If I weren’t already excited to go to Europe, escaping the drought alone would make the trip worth it. I can’t lie though, I’m stoked to finally visit Europe on my terms, without tour guides or a group to determine where I should be. The first time I set foot in Europe my mom and I went with a tourist group where everything was pre-organized. The second time, I went as part of an English course offered by the university; we traveled following in the footsteps of American writers who based themselves in Paris, like those of the Lost Generation and the Beat Generation. As a group we had more freedom to explore than I did with my previous group, but because it was a university course there were things we needed to see and places we needed to visit in order to complete our final project. This upcoming trip is a chance to finally visit the countries that I want, without the hassle of timetables or preordained stops to make. It’s quite liberating, if I’m honest.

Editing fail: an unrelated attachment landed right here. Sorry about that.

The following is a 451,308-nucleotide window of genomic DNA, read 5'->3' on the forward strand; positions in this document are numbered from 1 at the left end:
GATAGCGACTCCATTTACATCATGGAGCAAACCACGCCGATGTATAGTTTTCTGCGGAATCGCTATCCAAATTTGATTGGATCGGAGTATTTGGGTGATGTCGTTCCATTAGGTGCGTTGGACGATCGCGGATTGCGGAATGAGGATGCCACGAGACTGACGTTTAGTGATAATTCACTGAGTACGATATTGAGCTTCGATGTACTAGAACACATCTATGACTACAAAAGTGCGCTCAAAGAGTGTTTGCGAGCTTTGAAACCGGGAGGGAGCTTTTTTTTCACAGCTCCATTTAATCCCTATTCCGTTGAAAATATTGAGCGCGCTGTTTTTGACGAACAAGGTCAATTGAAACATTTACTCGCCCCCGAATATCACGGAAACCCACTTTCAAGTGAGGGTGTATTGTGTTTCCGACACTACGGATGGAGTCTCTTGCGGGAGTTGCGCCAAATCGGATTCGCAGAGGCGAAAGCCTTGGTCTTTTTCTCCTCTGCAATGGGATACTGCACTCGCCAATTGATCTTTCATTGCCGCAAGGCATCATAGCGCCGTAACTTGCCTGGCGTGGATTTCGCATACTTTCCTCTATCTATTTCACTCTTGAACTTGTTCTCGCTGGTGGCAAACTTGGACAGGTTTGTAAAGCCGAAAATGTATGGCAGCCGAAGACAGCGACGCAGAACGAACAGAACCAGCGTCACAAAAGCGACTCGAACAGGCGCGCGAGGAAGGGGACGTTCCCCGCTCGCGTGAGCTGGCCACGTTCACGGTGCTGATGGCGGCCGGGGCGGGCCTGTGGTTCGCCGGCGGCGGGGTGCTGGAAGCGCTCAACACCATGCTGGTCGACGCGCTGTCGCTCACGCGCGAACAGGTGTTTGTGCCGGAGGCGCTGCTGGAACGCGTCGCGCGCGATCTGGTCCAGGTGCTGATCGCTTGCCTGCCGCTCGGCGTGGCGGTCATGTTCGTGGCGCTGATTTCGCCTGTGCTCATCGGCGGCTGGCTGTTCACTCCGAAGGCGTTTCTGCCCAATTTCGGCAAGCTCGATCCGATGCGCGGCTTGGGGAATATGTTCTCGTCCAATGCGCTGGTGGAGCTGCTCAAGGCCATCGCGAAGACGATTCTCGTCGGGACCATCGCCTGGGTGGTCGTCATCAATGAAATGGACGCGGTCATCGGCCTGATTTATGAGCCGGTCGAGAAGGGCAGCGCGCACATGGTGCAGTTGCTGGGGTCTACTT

As part of my absolutely lazy day, I’ve been getting acquainted with my new book, Under the Banner of Heaven by Jon Krakauer. I usually have a difficult time reading non-fiction because it takes me longer to dig through the facts and find the narrative. I haven’t had that problem so far with this book, it invites me to keep reading and I can’t help but feel excited about that. In the small amount I’ve read it’s already explored a few subjects in a really concise and direct way. I like that the writer found a way to explain things that could be potentially complicated and made them seem simple without dumbing them down. I’ve never read anything else by him, so I don’t know if that’s his style in general or if it has to do with the nature of the book itself. So far, the way he’s approached the narrative works with what he’s trying to say.